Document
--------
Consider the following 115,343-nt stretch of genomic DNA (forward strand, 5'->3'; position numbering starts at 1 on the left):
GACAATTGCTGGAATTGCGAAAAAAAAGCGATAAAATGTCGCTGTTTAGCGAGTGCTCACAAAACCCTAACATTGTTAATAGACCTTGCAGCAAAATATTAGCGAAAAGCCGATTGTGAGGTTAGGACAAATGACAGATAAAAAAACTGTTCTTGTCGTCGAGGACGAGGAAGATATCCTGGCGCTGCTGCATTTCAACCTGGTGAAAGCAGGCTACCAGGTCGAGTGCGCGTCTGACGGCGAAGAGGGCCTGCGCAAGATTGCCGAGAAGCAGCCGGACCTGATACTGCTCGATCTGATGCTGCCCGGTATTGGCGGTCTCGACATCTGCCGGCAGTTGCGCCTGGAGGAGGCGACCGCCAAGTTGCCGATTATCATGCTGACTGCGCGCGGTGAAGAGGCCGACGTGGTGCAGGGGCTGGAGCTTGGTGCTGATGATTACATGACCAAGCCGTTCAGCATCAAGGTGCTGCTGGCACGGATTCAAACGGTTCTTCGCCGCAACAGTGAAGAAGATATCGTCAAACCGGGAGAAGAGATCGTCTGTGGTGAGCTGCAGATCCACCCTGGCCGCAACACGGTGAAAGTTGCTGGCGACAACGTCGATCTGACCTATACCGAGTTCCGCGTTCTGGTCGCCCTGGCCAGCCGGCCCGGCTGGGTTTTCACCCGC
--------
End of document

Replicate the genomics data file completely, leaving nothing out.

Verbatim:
Consider the following 115,343-nt stretch of genomic DNA (forward strand, 5'->3'; position numbering starts at 1 on the left):
GACAATTGCTGGAATTGCGAAAAAAAAGCGATAAAATGTCGCTGTTTAGCGAGTGCTCACAAAACCCTAACATTGTTAATAGACCTTGCAGCAAAATATTAGCGAAAAGCCGATTGTGAGGTTAGGACAAATGACAGATAAAAAAACTGTTCTTGTCGTCGAGGACGAGGAAGATATCCTGGCGCTGCTGCATTTCAACCTGGTGAAAGCAGGCTACCAGGTCGAGTGCGCGTCTGACGGCGAAGAGGGCCTGCGCAAGATTGCCGAGAAGCAGCCGGACCTGATACTGCTCGATCTGATGCTGCCCGGTATTGGCGGTCTCGACATCTGCCGGCAGTTGCGCCTGGAGGAGGCGACCGCCAAGTTGCCGATTATCATGCTGACTGCGCGCGGTGAAGAGGCCGACGTGGTGCAGGGGCTGGAGCTTGGTGCTGATGATTACATGACCAAGCCGTTCAGCATCAAGGTGCTGCTGGCACGGATTCAAACGGTTCTTCGCCGCAACAGTGAAGAAGATATCGTCAAACCGGGAGAAGAGATCGTCTGTGGTGAGCTGCAGATCCACCCTGGCCGCAACACGGTGAAAGTTGCTGGCGACAACGTCGATCTGACCTATACCGAGTTCCGCGTTCTGGTCGCCCTGGCCAGCCGGCCCGGCTGGGTTTTCACCCGC